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Proceedings of the National Convention of Colored Men; held in the City of Syracuse, N.Y.; October 4, 5, 6, and 7, 1864; with the Bill of Wrongs and Rights; and the Address to the American People


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Are we good enough to use bullets, and not good enough to use ballots? May we defend rights in time of war, and yet be denied the exercise of those rights in time of peace? Are we citizens when the nation is in peril, and aliens when the nation is in safety? May we shed our blood under the star-spangled banner on the battle-field, and yet be debarred from marching under it to the ballot-box? Will the brave white soldiers, bronzed by the hardships and exposures of repeated campaigns, men who have fought by the side of black men, be ashamed to cast their ballots by the side of their companions-in-arms? May we give our lives, but not our votes, for the good of the republic? Shall we toil with you to win the prize of free government, while you alone shall monopolize all its valued privileges? Against such a conclusion, every sentiment of honor and manly fraternity utters an indignant protest.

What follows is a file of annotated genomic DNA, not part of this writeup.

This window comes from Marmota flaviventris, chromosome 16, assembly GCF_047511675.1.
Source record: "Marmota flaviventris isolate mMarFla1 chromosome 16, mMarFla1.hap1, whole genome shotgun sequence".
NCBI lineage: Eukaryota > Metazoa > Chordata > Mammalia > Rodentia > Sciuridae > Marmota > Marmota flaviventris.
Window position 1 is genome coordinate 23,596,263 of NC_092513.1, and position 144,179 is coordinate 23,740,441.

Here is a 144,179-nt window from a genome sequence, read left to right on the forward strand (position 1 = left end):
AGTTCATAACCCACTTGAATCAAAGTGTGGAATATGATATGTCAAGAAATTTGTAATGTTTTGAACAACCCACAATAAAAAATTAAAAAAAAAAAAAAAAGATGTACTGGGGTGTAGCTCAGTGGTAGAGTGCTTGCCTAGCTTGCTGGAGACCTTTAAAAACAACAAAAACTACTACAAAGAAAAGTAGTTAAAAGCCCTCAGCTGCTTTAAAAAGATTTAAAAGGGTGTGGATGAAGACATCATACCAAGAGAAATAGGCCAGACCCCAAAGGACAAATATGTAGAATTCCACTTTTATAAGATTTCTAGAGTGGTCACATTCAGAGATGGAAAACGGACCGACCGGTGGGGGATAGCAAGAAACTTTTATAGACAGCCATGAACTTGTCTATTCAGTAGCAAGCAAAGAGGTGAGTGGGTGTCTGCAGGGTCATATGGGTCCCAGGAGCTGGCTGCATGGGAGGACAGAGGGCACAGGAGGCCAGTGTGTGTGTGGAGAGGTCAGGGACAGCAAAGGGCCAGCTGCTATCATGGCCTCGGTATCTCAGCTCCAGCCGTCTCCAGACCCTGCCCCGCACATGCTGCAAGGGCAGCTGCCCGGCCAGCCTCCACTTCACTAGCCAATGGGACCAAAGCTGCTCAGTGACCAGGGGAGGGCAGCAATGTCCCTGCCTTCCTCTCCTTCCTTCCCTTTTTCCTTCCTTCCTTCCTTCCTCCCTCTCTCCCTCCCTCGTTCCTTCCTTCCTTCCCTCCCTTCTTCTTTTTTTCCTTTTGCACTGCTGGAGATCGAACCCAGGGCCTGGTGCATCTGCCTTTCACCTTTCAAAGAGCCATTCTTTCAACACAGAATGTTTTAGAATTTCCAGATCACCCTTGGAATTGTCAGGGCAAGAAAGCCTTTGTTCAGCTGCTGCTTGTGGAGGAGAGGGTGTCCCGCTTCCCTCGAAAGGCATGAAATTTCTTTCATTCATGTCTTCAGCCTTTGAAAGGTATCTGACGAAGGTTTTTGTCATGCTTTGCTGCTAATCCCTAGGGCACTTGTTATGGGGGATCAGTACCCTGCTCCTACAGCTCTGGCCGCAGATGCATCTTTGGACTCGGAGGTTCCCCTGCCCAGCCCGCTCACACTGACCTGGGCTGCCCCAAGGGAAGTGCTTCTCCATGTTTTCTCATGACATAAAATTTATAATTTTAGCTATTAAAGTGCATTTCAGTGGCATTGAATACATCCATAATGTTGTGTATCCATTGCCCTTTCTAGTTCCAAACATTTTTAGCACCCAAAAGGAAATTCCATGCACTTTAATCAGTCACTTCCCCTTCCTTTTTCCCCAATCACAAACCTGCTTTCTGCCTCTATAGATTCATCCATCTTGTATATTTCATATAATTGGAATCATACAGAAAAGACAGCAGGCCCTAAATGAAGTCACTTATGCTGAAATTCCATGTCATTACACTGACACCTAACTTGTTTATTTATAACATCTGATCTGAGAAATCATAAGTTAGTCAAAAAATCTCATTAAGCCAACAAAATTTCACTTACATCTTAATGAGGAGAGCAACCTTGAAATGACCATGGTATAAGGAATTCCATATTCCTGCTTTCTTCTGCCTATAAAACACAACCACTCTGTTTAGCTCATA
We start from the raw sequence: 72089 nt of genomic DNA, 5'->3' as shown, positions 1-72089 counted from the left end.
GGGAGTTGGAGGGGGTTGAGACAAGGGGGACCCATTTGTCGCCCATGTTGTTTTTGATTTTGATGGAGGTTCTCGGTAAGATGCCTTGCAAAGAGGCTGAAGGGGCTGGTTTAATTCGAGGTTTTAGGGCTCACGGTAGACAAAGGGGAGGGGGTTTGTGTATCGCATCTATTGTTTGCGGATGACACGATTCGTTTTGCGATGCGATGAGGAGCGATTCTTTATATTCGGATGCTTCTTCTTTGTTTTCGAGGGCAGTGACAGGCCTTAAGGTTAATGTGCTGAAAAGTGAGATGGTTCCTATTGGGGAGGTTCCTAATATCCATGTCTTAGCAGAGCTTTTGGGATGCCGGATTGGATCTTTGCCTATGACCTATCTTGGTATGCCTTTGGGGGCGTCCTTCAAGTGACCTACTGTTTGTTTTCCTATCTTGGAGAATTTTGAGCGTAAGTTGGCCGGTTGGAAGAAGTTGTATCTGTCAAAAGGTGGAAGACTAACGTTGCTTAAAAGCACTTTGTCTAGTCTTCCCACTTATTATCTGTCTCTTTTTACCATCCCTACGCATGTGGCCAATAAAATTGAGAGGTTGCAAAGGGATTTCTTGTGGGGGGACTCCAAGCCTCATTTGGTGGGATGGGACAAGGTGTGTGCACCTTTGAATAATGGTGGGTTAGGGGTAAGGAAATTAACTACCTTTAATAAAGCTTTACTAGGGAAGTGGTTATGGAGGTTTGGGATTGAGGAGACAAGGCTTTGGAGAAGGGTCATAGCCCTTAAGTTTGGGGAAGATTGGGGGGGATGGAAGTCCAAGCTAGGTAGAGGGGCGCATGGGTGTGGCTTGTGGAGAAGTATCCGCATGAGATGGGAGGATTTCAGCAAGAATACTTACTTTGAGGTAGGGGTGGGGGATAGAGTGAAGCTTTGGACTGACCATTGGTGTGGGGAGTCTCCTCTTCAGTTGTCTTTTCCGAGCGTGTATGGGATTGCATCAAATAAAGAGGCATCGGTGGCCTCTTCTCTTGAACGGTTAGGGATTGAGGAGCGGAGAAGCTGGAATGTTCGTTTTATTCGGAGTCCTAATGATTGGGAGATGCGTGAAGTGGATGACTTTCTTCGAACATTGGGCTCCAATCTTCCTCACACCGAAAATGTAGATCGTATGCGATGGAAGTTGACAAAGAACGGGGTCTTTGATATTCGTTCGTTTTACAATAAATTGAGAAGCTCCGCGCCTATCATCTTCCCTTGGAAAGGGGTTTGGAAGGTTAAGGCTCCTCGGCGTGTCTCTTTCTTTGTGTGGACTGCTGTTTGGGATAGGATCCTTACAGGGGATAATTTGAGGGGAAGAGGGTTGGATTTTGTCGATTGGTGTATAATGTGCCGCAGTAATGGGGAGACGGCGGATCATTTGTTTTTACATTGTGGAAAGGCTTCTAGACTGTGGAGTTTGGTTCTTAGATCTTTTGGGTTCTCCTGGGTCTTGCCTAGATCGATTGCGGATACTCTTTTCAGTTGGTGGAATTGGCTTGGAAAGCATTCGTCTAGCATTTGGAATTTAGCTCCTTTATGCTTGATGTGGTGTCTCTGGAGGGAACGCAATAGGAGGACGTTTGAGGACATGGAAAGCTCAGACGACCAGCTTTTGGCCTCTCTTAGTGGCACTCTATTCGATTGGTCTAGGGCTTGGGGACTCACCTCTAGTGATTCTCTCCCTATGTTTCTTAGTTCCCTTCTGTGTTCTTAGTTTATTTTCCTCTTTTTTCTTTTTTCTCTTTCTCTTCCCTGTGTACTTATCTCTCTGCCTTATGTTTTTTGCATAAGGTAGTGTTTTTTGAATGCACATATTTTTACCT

It is quite true, that some part of the American people may, with a show of plausibility, evade the force of this appeal and deny this claim. There are men in all countries who can evade any duty or obligation which is not enforced by the strong arm of the law. Our country is no exception to the rule. They can say in this case, “Colored men, we have done you no wrong. We have purchased nothing at your hands, and owe you nothing. From first to last, we have objected to the measure of employing you to help put down this rebellion; foreseeing the very claim you now set up. Were we to-day invested with the power and authority of this Government, we would instantly disband every colored regiment now in front of Richmond, and everywhere else in the Southern States. We do not believe in making soldiers of black men.” To all that, we reply, There need be no doubt whatever. No doubt they would disband the black troops if they had the power; and equally plain is it that they would disband the white troops also if they had the power.

They do not believe in making black men soldiers; but they equally do not believe in making white men soldiers to fight slaveholding rebels. But we do not address ourselves here to particular parties and classes of our countrymen: we would appeal directly to the moral sense, honor,

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